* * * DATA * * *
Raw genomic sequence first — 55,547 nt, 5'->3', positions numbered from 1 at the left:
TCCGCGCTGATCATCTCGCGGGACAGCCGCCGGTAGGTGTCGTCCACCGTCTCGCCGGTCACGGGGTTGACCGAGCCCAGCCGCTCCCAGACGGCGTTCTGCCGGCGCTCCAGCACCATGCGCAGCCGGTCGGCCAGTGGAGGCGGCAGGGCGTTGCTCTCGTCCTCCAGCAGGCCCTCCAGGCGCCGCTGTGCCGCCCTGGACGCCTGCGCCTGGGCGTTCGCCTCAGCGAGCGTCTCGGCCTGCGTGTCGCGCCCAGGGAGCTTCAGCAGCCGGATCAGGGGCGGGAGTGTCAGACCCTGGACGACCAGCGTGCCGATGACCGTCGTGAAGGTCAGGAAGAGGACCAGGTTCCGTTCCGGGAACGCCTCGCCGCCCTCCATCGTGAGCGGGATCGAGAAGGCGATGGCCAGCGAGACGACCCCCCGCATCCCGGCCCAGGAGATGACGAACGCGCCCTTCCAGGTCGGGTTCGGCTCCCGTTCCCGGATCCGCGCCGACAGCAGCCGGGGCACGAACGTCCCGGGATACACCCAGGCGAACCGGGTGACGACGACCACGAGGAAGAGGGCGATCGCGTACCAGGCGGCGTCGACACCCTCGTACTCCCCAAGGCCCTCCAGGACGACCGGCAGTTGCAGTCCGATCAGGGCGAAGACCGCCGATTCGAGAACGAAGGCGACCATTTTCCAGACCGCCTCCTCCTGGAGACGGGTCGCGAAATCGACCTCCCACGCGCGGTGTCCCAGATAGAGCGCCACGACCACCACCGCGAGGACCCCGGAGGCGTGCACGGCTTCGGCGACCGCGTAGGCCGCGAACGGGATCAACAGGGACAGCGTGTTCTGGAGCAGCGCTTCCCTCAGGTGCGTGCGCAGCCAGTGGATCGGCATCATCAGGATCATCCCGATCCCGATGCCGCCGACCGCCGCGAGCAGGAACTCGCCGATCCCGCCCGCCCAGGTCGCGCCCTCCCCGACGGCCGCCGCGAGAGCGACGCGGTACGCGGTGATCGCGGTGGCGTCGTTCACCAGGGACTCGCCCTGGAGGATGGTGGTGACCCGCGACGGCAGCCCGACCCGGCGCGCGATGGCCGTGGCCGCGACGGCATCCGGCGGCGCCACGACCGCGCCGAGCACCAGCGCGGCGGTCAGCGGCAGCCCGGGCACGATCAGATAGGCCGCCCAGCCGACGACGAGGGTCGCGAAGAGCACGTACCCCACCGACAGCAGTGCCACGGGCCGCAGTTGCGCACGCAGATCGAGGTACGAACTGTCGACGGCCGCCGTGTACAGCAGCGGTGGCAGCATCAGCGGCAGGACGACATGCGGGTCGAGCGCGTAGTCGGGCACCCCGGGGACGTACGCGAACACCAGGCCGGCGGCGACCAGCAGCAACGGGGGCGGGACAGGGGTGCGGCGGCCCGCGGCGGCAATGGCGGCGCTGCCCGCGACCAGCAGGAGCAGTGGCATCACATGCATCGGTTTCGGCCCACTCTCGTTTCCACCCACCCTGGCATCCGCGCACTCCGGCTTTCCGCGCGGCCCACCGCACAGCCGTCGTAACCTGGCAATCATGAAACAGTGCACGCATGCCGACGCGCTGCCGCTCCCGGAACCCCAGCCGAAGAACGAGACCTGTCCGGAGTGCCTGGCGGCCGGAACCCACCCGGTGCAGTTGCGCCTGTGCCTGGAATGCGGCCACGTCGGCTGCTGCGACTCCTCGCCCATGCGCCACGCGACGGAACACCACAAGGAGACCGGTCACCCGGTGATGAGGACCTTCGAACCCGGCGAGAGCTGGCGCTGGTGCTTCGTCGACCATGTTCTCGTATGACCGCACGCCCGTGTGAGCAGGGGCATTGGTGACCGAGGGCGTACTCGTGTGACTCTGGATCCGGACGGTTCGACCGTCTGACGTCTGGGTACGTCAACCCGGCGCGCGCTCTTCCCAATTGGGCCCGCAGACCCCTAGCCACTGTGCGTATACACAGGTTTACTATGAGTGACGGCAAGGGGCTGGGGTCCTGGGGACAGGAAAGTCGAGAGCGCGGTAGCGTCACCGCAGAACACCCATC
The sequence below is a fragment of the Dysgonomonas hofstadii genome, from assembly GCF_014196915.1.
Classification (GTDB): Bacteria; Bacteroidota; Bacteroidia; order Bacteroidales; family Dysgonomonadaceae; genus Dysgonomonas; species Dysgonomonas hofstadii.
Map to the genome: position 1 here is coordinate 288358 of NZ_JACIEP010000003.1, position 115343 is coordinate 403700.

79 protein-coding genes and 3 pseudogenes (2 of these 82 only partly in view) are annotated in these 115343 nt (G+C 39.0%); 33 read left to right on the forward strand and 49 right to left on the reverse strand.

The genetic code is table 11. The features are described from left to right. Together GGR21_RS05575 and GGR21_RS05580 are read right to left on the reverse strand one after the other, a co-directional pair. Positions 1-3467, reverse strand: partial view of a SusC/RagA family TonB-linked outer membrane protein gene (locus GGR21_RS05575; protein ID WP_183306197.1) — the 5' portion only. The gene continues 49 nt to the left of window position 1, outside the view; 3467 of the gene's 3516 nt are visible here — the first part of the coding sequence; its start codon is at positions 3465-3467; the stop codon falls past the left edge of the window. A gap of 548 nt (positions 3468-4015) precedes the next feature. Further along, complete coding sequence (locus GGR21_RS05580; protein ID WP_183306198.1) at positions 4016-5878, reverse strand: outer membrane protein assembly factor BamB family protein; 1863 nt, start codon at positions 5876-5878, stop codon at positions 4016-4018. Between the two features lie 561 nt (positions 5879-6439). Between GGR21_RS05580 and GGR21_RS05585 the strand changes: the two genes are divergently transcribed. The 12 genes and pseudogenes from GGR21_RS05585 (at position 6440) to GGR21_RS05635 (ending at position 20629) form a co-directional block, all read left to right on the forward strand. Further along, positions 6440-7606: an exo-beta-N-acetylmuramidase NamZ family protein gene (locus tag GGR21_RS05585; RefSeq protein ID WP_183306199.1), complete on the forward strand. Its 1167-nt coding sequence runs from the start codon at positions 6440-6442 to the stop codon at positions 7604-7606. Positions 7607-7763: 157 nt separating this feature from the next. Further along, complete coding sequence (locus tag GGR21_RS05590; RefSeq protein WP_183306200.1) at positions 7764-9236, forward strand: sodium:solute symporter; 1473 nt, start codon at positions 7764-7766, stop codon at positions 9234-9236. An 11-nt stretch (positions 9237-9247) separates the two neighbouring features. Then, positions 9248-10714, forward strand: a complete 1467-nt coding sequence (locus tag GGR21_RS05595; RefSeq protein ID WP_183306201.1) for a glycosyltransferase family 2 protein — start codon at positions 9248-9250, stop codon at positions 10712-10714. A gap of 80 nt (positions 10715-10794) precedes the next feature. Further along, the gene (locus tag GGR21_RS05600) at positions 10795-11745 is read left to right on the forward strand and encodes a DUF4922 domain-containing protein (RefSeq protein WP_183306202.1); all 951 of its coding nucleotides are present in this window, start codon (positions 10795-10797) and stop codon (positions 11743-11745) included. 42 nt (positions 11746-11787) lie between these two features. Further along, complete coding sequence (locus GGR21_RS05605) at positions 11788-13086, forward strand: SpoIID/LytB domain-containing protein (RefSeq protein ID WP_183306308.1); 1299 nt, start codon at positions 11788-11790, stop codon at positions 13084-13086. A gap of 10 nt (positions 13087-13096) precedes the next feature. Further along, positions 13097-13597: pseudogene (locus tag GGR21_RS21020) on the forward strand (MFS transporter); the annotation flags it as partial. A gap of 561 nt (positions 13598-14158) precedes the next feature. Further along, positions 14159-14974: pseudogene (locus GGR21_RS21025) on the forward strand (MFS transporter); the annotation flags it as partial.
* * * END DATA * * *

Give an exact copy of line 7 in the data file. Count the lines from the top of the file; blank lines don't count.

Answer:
The genetic code is table 11. The features are described from left to right. Together GGR21_RS05575 and GGR21_RS05580 are read right to left on the reverse strand one after the other, a co-directional pair. Positions 1-3467, reverse strand: partial view of a SusC/RagA family TonB-linked outer membrane protein gene (locus GGR21_RS05575; protein ID WP_183306197.1) — the 5' portion only. The gene continues 49 nt to the left of window position 1, outside the view; 3467 of the gene's 3516 nt are visible here — the first part of the coding sequence; its start codon is at positions 3465-3467; the stop codon falls past the left edge of the window. A gap of 548 nt (positions 3468-4015) precedes the next feature. Further along, complete coding sequence (locus GGR21_RS05580; protein ID WP_183306198.1) at positions 4016-5878, reverse strand: outer membrane protein assembly factor BamB family protein; 1863 nt, start codon at positions 5876-5878, stop codon at positions 4016-4018. Between the two features lie 561 nt (positions 5879-6439). Between GGR21_RS05580 and GGR21_RS05585 the strand changes: the two genes are divergently transcribed. The 12 genes and pseudogenes from GGR21_RS05585 (at position 6440) to GGR21_RS05635 (ending at position 20629) form a co-directional block, all read left to right on the forward strand. Further along, positions 6440-7606: an exo-beta-N-acetylmuramidase NamZ family protein gene (locus tag GGR21_RS05585; RefSeq protein ID WP_183306199.1), complete on the forward strand. Its 1167-nt coding sequence runs from the start codon at positions 6440-6442 to the stop codon at positions 7604-7606. Positions 7607-7763: 157 nt separating this feature from the next. Further along, complete coding sequence (locus tag GGR21_RS05590; RefSeq protein WP_183306200.1) at positions 7764-9236, forward strand: sodium:solute symporter; 1473 nt, start codon at positions 7764-7766, stop codon at positions 9234-9236. An 11-nt stretch (positions 9237-9247) separates the two neighbouring features. Then, positions 9248-10714, forward strand: a complete 1467-nt coding sequence (locus tag GGR21_RS05595; RefSeq protein ID WP_183306201.1) for a glycosyltransferase family 2 protein — start codon at positions 9248-9250, stop codon at positions 10712-10714. A gap of 80 nt (positions 10715-10794) precedes the next feature. Further along, the gene (locus tag GGR21_RS05600) at positions 10795-11745 is read left to right on the forward strand and encodes a DUF4922 domain-containing protein (RefSeq protein WP_183306202.1); all 951 of its coding nucleotides are present in this window, start codon (positions 10795-10797) and stop codon (positions 11743-11745) included. 42 nt (positions 11746-11787) lie between these two features. Further along, complete coding sequence (locus GGR21_RS05605) at positions 11788-13086, forward strand: SpoIID/LytB domain-containing protein (RefSeq protein ID WP_183306308.1); 1299 nt, start codon at positions 11788-11790, stop codon at positions 13084-13086. A gap of 10 nt (positions 13087-13096) precedes the next feature. Further along, positions 13097-13597: pseudogene (locus tag GGR21_RS21020) on the forward strand (MFS transporter); the annotation flags it as partial. A gap of 561 nt (positions 13598-14158) precedes the next feature. Further along, positions 14159-14974: pseudogene (locus GGR21_RS21025) on the forward strand (MFS transporter); the annotation flags it as partial.